Gato Loco…A Re-Cycling Story

Surprise, surprise! Everything came together on one of my designs – the crucial installation part – as I happened to drive by one day, doing errands. Including buying a helmet lamp for my late rides that push the onset of dark…

Photos last week –

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color but few flowers, form, plants integrated with angular walls…
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shallow water harvesting basins and limestone boulders slow downhill water…boulders buried 1/4 into grades, staggered to imply the meander on an uphill trail…

Locals are not just the boulders from a nearby site, but include Dasylirion wheeleri. Adapted plants were used elsewhere – Yucca pallida lines the wall (5′ white flower-tower stalks), Chrysactinia mexicana are tucked in at boulders, (yellow blooms) and the owner’s encinos – Quercus fusiformis clumps in each basin.

The Desert Tan rock mulch is large in size to minimize wash-outs in heavy storm events; it was the closest color available to mimic the lighter desert pavement nearby. It would have cost more to crush smaller rocks on the same site our boulders were harvested from, into sizes for use here, plus hauling costs.

If this were my property and money, given the scale, the trees might have not been exotic live oaks (encinos), but a local native – deciduous, better scaled, contexted, and spineless – Acacia constricta var. paucispina.

Likewise, the low yuccas might have been local spiky groundcover, Agave lechuguilla.

In the future, there might be a place to tuck in a few more small locals, such as lechuguillas and/or some Echinocereus spp.

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downhill, more shallow water harvesting…new plants meet uphill plants for some future phase’s planting along the street…car parking…

The Texas State Grass, Sideoats grama / Bouteloua curtipendula surrounds ever-bluegreen Yucca pallida. That tough bunch grass occurs natively just a few hundred feet in elevation above this property, in rock outcrops along small, steep arroyos facing west. It’s able to be stepped on, with minimal damage. Tough!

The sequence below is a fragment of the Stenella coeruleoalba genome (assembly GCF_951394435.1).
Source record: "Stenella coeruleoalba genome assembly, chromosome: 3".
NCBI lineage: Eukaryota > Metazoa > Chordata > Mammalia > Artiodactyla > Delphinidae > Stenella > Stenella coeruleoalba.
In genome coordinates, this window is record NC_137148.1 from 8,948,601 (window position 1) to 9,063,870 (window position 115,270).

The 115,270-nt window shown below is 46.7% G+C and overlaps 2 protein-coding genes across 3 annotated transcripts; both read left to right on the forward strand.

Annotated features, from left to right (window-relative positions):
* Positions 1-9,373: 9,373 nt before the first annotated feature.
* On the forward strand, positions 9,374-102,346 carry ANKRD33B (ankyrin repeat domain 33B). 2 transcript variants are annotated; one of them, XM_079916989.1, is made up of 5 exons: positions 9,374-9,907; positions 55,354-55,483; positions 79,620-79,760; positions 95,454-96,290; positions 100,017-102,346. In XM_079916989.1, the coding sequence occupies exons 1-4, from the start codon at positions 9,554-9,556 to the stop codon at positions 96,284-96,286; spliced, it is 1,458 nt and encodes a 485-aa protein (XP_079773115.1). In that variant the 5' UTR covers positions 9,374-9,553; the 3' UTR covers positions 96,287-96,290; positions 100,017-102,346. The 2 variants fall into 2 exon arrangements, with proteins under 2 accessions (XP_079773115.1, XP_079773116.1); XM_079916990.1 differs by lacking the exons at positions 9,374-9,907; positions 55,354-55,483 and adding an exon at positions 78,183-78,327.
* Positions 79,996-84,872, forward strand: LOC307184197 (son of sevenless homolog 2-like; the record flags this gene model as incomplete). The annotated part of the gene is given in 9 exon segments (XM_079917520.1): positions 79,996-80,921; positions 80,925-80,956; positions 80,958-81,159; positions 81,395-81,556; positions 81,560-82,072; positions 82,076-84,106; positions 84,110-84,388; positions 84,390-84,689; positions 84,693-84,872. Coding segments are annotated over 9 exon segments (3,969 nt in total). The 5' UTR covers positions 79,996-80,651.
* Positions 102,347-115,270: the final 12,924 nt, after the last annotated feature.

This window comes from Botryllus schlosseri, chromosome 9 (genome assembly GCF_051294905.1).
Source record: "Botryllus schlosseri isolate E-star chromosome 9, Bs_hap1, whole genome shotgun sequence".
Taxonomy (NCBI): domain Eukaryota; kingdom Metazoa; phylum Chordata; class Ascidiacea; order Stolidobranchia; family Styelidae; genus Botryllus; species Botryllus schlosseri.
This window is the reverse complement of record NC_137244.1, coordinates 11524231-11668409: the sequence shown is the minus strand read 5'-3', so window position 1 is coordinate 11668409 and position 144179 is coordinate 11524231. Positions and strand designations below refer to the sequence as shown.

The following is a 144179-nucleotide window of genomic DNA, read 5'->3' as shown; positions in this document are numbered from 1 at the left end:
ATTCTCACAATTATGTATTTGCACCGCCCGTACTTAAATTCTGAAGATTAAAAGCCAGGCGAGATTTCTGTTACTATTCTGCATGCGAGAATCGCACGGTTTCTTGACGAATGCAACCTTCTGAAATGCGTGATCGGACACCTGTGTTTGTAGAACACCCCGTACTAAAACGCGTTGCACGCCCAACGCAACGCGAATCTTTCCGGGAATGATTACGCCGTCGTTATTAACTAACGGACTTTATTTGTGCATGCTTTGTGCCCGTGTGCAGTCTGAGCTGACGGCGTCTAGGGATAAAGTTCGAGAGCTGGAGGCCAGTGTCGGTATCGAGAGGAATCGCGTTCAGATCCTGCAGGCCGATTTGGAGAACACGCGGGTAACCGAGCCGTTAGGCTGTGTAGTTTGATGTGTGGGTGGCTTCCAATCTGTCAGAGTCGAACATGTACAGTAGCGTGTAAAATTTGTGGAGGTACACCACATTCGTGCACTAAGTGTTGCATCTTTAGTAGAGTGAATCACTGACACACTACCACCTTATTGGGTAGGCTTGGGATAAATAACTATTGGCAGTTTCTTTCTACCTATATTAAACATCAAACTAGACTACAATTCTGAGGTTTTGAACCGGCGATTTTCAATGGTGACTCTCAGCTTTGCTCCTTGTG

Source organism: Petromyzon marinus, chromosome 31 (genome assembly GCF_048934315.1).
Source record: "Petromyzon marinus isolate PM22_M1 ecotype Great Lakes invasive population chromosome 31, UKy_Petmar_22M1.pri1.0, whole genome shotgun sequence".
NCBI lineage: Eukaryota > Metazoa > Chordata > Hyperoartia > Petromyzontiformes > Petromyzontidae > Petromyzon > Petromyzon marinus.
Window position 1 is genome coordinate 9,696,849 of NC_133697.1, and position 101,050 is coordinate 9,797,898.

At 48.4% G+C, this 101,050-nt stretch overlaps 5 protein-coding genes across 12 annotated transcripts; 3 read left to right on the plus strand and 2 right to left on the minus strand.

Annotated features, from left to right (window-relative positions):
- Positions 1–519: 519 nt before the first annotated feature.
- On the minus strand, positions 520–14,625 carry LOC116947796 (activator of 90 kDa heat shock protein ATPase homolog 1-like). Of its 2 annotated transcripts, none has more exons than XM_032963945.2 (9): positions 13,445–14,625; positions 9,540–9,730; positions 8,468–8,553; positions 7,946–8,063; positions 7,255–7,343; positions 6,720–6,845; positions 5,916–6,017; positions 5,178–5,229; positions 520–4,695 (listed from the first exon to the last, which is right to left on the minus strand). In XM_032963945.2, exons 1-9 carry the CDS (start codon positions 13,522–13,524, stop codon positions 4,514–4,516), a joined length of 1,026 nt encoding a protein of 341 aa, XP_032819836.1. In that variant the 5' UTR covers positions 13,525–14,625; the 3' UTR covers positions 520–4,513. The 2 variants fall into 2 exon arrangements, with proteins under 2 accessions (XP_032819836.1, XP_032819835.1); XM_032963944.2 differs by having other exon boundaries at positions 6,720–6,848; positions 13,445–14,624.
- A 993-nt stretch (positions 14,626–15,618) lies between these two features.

Perhaps so many overplanted landscapes fuel why many think a landscape like this looks so immature? The annointed designers get huge budgets to do things well or simply over-plant / over-design, but even more designers do that, creating future owner expenses.

Or perhaps people forget this is the desert, where plants grow thin and with purpose, which we have to plant if we want it back?

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the most important parking, not yet set up…outdoor bike display + customer bike parking area…”human parking” behind…uphill plants brought down into that communal space…

Martina the architect said this will probably be the smallest design I do this year. Ha!

While the budget or timeline were tight, I was paid fairly and valued. There’s nothing small about that.

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sun back out…monsoon season skies…more color without a flower…
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a smaller, new planting area…an old, existing Yucca torreyi framing our mountains and skies…shadows…nothing small…
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looking back towards previous pictures…under the grand yucca are Bouteloua curtipendula, Anisacanthus quadrifidus wrightii ‘Mexican Fire’ (red blooms for hummingbirds), Agave murpheyi…

The required irrigation backflow preventor / enclosure takes up space, but the other plants will soften it. Day over!